From Shimotsui Shipping Agent Museum To Seto Bridge
Shimotsui Shipping Agent Museum is a museum of a Meiji era maritime merchant situated in the city of Kurashiki. Within the museum complex, you will find several structures, including the main building, a collection room, an information hall, a museum shop and an event hall. The museum has been restored to its original state, preserving its historical charm. Admission to the museum is free; simply register your name at the entrance and you can explore its interior.
First, let me introduce Omoya, the main building. In Japanese, the word Omoya means the main house. Upon entering, you will notice on your left a model featuring two sailing ships and an introduction to the prosperity of Shimotsui brought about by these Kitamae ships.
Go further inside and you will encounter a reception desk. If you require assistance or guidance, feel free to request. You can also obtain tourist information including places to eat and bus schedules.
Shimotsui Shipping Agent Museum and Shimotsui Townscape Conservation Area have earned certification as Japan Heritage Sites under the title ‘Kurashiki and the Story of Fiber ~ East meets west through cotton ~.’ Additionally, Shimotsui Townscape Conservation Area is a port of call for Kitamae ships from across the country, and this historical town is registered as one of the Japan Heritage Sites titled ‘Ports and Residences Built on the Dreams of Brave Seafarers ~ Kitamae Ships Port-of-Call・Ship Owner’s Settlement ~.’
On the first floor, you can find displays of sea fish decorations and dolls.
As you ascend to the second floor, you will encounter exhibits related to the beliefs of the fishermen. During that time, fishermen likely sought safety and prosperity through prayers and amulets.
Toys from the Edo and Meiji periods are also on display. I was surprised to discover that some of them are similar to those from China. I wondered about the origins of such designs.
A variety of currency bills and clan notes, as well as wallets and paper cases from that period.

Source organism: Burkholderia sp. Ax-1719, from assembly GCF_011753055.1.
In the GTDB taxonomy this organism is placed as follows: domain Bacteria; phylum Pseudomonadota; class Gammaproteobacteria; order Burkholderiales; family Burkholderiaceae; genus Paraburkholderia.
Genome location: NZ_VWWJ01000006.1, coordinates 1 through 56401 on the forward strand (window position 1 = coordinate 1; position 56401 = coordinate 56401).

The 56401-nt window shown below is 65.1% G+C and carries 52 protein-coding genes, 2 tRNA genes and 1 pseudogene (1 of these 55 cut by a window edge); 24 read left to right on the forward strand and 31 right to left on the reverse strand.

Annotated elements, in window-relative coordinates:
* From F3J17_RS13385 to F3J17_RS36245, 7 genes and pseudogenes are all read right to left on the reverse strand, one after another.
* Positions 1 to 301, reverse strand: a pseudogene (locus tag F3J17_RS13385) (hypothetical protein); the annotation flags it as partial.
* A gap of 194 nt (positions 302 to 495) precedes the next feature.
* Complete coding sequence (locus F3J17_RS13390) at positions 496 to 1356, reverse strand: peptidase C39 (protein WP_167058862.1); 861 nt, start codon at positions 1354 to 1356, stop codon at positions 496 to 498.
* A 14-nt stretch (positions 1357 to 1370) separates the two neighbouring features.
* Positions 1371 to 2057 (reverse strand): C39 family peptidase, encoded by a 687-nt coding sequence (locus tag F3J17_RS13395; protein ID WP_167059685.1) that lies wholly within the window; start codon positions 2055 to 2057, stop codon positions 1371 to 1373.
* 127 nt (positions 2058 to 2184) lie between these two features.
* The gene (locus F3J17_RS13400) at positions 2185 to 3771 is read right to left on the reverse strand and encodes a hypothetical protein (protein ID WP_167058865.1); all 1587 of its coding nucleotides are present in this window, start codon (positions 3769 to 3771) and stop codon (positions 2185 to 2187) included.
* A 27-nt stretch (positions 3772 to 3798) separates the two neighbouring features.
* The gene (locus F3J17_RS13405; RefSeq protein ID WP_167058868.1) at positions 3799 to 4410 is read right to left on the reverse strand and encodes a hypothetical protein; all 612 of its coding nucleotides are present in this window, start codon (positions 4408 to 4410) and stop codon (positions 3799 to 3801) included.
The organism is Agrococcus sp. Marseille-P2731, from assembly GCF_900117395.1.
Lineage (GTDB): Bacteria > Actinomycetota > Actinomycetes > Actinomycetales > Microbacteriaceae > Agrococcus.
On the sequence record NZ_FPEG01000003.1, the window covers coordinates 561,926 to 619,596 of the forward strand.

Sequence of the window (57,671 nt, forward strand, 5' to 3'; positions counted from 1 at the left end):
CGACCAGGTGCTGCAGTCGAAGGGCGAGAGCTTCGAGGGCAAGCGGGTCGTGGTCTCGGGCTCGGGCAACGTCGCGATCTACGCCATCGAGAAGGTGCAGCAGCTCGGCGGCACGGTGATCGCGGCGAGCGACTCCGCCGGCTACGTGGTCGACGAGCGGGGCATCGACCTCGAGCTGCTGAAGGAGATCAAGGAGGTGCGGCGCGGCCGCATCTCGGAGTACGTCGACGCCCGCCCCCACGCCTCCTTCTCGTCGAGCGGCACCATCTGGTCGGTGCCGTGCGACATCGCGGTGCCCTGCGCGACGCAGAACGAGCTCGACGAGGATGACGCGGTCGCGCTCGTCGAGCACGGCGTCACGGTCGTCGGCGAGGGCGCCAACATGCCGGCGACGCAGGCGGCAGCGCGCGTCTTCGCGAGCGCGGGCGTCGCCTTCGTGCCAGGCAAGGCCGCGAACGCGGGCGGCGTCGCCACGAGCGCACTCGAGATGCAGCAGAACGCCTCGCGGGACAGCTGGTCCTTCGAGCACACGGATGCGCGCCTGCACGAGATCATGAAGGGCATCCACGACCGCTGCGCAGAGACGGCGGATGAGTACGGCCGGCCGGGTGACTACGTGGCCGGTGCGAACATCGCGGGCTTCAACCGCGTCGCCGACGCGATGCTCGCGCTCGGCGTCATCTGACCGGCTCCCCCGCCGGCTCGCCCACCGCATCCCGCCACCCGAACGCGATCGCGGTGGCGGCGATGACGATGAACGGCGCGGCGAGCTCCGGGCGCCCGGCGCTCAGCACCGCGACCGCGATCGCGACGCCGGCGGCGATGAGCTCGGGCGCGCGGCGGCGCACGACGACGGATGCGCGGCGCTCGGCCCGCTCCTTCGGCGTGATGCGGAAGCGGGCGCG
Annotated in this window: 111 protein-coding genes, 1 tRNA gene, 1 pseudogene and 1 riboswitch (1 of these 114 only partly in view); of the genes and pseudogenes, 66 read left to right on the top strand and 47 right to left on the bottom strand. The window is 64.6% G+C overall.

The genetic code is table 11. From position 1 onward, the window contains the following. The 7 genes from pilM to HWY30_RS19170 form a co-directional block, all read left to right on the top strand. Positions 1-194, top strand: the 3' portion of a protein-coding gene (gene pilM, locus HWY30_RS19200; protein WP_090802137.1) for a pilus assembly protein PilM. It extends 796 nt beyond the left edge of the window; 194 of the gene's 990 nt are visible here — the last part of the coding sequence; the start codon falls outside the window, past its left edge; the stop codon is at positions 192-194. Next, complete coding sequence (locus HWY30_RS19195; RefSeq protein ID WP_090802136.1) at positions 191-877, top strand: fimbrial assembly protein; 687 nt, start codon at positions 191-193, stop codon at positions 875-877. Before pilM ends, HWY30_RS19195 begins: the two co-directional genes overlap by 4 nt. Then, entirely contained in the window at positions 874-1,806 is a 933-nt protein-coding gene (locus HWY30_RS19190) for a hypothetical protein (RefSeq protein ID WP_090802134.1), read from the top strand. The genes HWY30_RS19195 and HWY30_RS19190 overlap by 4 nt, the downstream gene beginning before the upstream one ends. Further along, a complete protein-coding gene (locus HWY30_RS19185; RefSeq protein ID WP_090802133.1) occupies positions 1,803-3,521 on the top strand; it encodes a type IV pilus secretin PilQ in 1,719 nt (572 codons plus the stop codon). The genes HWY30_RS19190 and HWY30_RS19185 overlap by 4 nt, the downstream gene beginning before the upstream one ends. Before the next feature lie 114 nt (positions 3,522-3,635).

In the middle of the second floor, you will find a glass signboard showing the history of Shimotsui and the Kitamae ships. It describes incidents occurred in Shimotsui from 1783 to 1988 and the historical prosperity of the Kitamae fleet.
Exiting the main building, you will come to the collection room. Many items used in the past are on display here.
Out of the collection room, this is the information hall. Here you can discover the story of how Shimotsui prospered.
On the second floor of the information hall, there are several models that recreate scenes of past prosperity. Notice the moving characters?
Out of the information hall is a museum shop, where a wide variety of products are available for purchase. Notably, dried octopus is a specialty of Shimotsui. If interested, why not buy and savor this local delicacy.
After leaving the museum, I strolled through the old townscape. Although the prosperous days of the past have faded, it still offers the feeling of stepping back in time.
I have now arrived at the nearby Shimotsui Port, where many fishing boats are docked.
Leaving the port, this is Tanoura Park. Here you can see Seto Ohashi Bridge nearby. Looking up from below, it is an impressive sight isn’t it?
At last, I reached the Washuzan Observation Deck. Today's report concludes with a view at the magnificent Seto Ohashi Bridge. Although I had hoped to see the sunset here, the cloudy weather prevented it. Nonetheless this is a recommended spot where you can enjoy a beautiful sunset on a clear day.